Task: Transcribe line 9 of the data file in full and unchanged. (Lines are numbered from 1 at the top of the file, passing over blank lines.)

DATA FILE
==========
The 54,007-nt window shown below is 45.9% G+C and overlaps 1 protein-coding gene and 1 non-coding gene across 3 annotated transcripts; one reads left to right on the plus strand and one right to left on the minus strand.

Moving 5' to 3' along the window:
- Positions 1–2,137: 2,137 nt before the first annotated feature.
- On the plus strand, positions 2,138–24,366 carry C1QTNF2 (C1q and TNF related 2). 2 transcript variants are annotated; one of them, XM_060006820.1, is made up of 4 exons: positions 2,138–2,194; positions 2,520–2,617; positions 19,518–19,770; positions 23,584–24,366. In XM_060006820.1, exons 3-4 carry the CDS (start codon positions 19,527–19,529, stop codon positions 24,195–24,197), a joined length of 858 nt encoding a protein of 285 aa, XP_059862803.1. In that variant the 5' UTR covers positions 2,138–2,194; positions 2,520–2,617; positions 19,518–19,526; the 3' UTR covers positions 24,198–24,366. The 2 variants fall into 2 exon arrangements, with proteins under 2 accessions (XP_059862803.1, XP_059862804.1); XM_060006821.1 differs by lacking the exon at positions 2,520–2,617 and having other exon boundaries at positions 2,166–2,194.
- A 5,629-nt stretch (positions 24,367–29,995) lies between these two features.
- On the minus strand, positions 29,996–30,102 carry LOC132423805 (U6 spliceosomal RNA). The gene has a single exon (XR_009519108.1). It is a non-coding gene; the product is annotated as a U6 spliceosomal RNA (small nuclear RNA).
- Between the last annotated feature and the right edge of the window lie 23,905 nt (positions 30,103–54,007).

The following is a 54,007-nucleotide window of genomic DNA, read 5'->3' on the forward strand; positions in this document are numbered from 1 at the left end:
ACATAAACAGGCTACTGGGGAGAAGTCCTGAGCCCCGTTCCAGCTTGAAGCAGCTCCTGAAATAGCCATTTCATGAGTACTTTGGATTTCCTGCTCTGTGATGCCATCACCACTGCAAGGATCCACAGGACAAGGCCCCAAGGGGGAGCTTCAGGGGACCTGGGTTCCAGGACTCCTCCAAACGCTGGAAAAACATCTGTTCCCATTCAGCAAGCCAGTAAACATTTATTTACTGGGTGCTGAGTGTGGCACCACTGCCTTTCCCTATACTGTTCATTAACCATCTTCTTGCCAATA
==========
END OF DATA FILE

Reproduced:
ACATAAACAGGCTACTGGGGAGAAGTCCTGAGCCCCGTTCCAGCTTGAAGCAGCTCCTGAAATAGCCATTTCATGAGTACTTTGGATTTCCTGCTCTGTGATGCCATCACCACTGCAAGGATCCACAGGACAAGGCCCCAAGGGGGAGCTTCAGGGGACCTGGGTTCCAGGACTCCTCCAAACGCTGGAAAAACATCTGTTCCCATTCAGCAAGCCAGTAAACATTTATTTACTGGGTGCTGAGTGTGGCACCACTGCCTTTCCCTATACTGTTCATTAACCATCTTCTTGCCAATA